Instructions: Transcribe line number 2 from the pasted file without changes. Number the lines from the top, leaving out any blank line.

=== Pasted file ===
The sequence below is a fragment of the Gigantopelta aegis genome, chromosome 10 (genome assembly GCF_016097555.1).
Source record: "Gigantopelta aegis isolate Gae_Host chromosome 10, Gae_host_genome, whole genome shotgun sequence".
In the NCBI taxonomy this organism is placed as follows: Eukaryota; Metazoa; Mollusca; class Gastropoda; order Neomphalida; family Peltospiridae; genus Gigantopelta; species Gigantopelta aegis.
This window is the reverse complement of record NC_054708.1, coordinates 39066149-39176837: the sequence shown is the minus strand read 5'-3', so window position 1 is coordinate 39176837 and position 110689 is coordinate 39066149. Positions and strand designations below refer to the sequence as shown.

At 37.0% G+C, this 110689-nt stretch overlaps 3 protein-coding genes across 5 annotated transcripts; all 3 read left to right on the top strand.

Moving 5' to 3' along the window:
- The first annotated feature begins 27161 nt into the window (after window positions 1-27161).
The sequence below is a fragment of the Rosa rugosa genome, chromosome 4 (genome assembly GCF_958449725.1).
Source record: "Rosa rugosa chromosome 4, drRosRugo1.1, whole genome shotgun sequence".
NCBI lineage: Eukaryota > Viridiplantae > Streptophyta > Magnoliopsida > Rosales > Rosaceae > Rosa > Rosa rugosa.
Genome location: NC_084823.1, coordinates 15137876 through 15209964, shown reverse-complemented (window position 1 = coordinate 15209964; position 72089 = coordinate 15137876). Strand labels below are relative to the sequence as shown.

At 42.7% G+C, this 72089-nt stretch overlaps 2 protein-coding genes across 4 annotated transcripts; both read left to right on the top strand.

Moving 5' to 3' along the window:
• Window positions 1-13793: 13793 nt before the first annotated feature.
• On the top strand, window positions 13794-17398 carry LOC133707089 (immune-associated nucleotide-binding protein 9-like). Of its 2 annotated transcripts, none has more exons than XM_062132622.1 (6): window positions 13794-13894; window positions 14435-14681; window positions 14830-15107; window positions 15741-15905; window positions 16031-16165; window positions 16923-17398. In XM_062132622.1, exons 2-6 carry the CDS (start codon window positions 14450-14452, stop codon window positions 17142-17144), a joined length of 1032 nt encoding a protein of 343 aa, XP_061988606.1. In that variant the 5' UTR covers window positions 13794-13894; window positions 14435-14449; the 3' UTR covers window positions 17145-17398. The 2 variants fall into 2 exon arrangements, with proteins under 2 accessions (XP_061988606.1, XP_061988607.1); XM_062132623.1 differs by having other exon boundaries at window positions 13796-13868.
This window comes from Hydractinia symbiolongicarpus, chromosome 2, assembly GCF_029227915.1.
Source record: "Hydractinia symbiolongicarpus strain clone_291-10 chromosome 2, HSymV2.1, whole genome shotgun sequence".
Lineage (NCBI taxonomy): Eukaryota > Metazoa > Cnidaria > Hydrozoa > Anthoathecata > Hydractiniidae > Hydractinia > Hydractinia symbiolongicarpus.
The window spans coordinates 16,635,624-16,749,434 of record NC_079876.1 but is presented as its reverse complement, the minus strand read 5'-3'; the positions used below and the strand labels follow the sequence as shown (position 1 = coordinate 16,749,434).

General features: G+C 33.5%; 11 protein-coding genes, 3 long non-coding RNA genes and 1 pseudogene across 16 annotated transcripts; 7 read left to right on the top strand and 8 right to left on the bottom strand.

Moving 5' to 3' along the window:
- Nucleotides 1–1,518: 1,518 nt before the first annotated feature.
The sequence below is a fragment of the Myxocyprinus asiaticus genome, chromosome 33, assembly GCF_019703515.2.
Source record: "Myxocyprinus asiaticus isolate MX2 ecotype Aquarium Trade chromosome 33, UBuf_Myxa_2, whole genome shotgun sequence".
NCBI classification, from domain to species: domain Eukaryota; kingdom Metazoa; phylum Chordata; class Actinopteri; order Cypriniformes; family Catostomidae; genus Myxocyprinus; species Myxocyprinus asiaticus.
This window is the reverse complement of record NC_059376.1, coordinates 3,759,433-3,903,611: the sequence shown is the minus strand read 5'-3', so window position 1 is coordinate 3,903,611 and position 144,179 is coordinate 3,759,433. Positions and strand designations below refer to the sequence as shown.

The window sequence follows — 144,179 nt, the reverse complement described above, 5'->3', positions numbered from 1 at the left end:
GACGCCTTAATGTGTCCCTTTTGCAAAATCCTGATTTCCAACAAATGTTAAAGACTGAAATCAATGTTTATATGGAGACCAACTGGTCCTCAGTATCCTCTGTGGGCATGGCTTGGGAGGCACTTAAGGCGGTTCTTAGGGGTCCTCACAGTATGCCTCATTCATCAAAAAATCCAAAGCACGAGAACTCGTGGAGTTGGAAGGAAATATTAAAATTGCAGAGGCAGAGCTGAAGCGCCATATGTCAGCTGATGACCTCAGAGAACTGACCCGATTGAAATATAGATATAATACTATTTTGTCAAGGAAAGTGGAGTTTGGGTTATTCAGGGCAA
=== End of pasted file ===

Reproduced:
Source record: "Gigantopelta aegis isolate Gae_Host chromosome 10, Gae_host_genome, whole genome shotgun sequence".